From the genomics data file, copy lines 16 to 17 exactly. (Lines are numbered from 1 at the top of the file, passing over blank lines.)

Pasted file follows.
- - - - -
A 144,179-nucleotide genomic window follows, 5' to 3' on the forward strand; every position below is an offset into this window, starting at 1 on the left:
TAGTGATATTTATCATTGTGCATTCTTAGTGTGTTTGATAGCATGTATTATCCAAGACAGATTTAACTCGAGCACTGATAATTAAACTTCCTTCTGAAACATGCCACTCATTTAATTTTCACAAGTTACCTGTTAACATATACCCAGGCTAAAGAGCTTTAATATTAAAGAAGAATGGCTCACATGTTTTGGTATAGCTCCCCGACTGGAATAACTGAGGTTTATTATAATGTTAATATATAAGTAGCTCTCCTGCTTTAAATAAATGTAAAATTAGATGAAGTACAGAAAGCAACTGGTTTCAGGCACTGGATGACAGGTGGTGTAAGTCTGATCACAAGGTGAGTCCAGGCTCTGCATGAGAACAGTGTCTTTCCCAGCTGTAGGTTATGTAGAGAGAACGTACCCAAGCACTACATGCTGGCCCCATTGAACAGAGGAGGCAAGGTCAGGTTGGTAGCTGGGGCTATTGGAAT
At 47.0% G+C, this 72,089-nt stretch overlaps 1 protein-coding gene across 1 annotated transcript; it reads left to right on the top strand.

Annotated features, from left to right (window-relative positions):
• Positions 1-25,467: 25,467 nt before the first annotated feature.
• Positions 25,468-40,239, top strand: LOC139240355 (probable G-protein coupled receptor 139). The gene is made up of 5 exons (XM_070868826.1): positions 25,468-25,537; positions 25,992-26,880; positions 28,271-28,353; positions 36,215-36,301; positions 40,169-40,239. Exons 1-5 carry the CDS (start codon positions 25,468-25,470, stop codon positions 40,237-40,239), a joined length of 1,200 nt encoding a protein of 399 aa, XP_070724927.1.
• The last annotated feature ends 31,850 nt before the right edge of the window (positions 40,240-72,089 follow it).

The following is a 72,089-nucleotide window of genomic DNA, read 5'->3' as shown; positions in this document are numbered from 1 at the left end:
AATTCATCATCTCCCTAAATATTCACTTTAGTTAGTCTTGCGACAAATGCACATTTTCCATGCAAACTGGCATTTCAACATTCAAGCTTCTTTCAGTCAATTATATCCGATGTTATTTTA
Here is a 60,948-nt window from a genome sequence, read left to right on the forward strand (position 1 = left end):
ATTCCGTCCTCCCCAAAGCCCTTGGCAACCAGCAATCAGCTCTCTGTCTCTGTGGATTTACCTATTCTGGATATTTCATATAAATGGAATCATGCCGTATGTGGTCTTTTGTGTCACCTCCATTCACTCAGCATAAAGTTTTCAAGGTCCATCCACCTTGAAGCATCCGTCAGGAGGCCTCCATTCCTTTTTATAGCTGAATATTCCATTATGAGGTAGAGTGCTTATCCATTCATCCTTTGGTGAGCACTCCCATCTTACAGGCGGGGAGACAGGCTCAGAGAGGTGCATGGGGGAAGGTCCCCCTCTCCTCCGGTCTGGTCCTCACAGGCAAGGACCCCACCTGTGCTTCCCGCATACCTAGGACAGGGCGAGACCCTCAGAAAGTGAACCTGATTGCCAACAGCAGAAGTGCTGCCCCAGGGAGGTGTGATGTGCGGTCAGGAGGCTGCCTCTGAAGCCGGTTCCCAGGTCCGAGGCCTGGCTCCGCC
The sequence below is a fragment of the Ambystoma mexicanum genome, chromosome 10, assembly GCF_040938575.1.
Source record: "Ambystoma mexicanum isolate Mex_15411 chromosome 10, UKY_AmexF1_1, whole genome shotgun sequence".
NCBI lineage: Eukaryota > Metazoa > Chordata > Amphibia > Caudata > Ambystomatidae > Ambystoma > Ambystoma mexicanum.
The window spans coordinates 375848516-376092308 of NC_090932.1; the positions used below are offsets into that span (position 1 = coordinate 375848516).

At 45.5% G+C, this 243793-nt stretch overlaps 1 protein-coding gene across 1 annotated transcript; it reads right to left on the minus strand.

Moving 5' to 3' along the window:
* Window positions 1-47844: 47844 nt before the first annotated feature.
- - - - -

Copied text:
At 45.5% G+C, this 243793-nt stretch overlaps 1 protein-coding gene across 1 annotated transcript; it reads right to left on the minus strand.

Moving 5' to 3' along the window: